A Former President, His Retreat, and Shenandoah National Park

President Hoover's cabin at Rapidan Camp, today, top photo, and back then, bottom photo. Top photo by David and Kay Scott, bottom photo NPS.

Editor's note: As our lodging experts, David and Kay Scott, continue on their 2010 odyssey across the National Park System, they get to sample some of the best lodging, food, and camping there is to be had. This dispatch came following a trip to Rapidan Camp in Shenandoah National Park.

On Monday we checked out of the Skyland Resort, drove ten miles south on Skyline Drive through the gorgeous countryside of Shenandoah National Park, and checked into Big Meadows Lodge. Talk about a hard day on the road.

Two days earlier we had stopped at the Byrd Visitor Center at Big Meadows to register for Monday afternoon’s Historic Rapidan Camp Tour that is offered daily by the National Park Service. The three-hour tour departs Big Meadows’ Byrd Visitor Center, where a Park Service shuttle carries up to 12 people to the summer camp built and used by President Herbert Hoover. Our tour was at capacity so it was fortunate we made the earlier reservation.

President Hoover indicated soon after his winning 1928 campaign a desire for a summer retreat where he could occasionally escape the nation’s capital that suffered from hot and humid summers. The president had three stipulations regarding the retreat: It was to be: 1) within three hours drive of the capital; 2) at an elevation of 2,500 feet or more, and; 3) near a trout stream. After all, you see, President Hoover was an avid outdoorsman and loved to fish.

The new president first visited the location in February of 1929. He selected the site for his cabin at the headwaters of the Rapidan River but allowed his wife, Lou, and the architect she selected, to design the camp. President Hoover purchased the 165 acres of land -- which was then outside the national park -- with his own money and paid $15,000 for materials that were used by the Army Corps of Engineers and the Marines to construct the retreat. Once in operation, the camp was operated and guarded by the Marines.

Small neighboring communities were happy to learn of the president’s choice of a new retreat, for it meant they would likely be getting electricity, telephone service, and better roads in this rural area.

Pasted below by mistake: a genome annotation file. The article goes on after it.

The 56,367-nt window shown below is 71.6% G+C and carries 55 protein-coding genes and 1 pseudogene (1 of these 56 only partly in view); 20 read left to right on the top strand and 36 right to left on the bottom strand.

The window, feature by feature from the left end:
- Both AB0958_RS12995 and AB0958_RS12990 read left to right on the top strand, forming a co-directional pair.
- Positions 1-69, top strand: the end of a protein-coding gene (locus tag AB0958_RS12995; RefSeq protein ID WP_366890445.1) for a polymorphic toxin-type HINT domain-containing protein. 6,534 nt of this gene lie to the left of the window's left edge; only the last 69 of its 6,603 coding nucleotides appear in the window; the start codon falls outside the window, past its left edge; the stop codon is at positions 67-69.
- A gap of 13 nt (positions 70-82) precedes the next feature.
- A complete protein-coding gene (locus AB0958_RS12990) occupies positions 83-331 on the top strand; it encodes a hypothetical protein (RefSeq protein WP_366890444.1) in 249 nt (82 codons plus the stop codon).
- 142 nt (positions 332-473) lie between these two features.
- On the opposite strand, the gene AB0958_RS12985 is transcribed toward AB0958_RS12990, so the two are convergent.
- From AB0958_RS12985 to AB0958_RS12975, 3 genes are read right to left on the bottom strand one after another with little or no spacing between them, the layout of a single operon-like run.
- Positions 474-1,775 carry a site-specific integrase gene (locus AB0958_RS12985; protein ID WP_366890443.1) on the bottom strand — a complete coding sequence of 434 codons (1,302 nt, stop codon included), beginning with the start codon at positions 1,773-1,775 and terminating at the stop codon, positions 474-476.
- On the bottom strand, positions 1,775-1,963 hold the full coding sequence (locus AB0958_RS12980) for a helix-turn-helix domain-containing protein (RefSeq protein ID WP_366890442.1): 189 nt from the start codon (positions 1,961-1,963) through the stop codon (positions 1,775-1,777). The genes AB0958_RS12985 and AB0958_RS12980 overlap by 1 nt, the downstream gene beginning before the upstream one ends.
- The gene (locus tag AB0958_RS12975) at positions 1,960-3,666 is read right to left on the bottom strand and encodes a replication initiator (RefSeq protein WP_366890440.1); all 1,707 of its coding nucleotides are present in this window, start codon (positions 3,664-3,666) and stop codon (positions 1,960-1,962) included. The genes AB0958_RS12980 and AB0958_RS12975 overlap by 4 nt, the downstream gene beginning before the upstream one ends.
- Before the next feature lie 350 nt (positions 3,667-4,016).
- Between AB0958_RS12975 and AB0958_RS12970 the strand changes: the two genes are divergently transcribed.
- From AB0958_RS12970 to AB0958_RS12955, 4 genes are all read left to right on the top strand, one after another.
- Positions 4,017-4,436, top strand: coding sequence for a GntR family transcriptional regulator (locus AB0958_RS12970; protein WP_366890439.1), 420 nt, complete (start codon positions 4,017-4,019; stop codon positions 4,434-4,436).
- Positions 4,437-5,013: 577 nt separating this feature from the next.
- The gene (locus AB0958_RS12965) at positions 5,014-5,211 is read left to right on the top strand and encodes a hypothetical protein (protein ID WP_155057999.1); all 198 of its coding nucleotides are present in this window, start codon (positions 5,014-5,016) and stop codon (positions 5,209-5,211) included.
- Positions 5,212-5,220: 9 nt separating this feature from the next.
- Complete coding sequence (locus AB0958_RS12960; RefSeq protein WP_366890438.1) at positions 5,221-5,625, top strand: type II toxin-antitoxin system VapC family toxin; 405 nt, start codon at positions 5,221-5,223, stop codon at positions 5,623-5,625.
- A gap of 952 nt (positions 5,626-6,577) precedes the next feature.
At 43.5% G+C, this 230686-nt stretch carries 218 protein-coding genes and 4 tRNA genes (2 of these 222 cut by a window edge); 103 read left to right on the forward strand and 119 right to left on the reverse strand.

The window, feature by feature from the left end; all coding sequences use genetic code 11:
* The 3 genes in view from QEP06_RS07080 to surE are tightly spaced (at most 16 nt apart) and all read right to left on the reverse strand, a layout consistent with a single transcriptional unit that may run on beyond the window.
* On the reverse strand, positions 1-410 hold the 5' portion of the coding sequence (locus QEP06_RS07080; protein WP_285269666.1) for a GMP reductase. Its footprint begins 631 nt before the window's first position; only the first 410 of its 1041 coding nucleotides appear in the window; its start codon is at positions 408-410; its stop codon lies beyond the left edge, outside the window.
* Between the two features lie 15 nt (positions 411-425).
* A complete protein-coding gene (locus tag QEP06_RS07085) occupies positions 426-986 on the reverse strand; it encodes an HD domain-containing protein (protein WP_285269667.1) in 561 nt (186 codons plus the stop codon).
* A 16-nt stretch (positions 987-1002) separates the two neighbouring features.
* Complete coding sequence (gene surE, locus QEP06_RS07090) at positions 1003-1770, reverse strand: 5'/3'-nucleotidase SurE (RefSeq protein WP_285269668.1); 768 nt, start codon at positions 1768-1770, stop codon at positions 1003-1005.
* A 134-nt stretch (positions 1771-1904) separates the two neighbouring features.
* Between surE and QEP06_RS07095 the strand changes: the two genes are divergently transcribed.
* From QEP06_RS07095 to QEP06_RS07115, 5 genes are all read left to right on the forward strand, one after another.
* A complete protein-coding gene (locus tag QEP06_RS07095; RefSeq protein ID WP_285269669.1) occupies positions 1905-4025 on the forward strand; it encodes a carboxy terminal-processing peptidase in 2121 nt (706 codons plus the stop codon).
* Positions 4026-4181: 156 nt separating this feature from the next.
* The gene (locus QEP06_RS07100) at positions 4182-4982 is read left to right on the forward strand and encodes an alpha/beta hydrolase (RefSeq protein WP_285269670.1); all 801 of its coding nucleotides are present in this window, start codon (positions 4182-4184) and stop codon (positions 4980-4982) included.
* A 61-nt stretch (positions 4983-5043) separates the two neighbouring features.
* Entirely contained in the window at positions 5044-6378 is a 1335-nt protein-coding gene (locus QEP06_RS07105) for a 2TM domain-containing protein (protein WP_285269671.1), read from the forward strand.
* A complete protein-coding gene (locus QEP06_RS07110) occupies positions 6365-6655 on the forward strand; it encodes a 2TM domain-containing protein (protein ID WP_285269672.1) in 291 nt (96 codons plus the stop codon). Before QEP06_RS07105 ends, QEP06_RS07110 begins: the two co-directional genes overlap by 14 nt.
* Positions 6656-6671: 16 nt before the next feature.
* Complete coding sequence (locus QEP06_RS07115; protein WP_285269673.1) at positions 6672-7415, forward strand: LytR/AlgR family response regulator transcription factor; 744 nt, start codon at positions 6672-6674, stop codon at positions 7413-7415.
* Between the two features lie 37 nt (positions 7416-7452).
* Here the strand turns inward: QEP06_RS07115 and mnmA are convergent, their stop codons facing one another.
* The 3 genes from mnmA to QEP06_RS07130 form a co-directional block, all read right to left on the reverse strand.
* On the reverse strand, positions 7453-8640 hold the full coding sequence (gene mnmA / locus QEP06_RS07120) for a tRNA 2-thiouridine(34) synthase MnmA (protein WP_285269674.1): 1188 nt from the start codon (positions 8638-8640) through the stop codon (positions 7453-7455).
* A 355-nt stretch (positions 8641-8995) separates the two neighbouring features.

During our Monday afternoon tour, Ranger Georgette Vougias offered background on the Hoovers, and provided details about the camp’s history. After arriving at Rapidan Camp (later called Hoover Camp) we toured the former president’s cabin and examined exhibits in a separate “Prime Minister’s Cabin,” where British Prime Minister Ramsay MacDonald stayed while he met with President Hoover during an arms-control summit.

Park management solicits volunteers to stay in a nearby cabin that once housed the former president’s assistants and his personal physician. The volunteers are charged with watching over the camp and preparing the buildings for visitation by turning on lights and opening windows prior to tours. Preference is given to individuals who can spend at least three weeks at the camp. (Traveler readers interested in volunteering for Camp Rapidan should contact Shenandoah National Park museum specialist Kandace Muller at ).

The daily (twice a day on Tuesday, Saturday, and Sunday) Historic Rapidan Camp tour is one of many NPS programs in Shenandoah National Park. Rangers present a variety of talks, hikes, and campfire programs.

An interesting possibility for hikers involves from one- to four-day hikes along the Appalachian Trail that connects the three lodges. Overnight gear is transported via shuttle so that hikers aren’t required to carry heavy backpacks. For information visit this site.

Tomorrow we will be describing Big Meadows Lodge where we are currently staying in a room overlooking the Shenandoah Valley. We’ll even tell you about the playful bear cubs we watched from our balcony.

David and Kay Scott are regular contributors to the Traveler. Their book, The Complete Guide to the National Park Lodges was first published by the Globe Pequot Press in 1997 and is now in its sixth edition.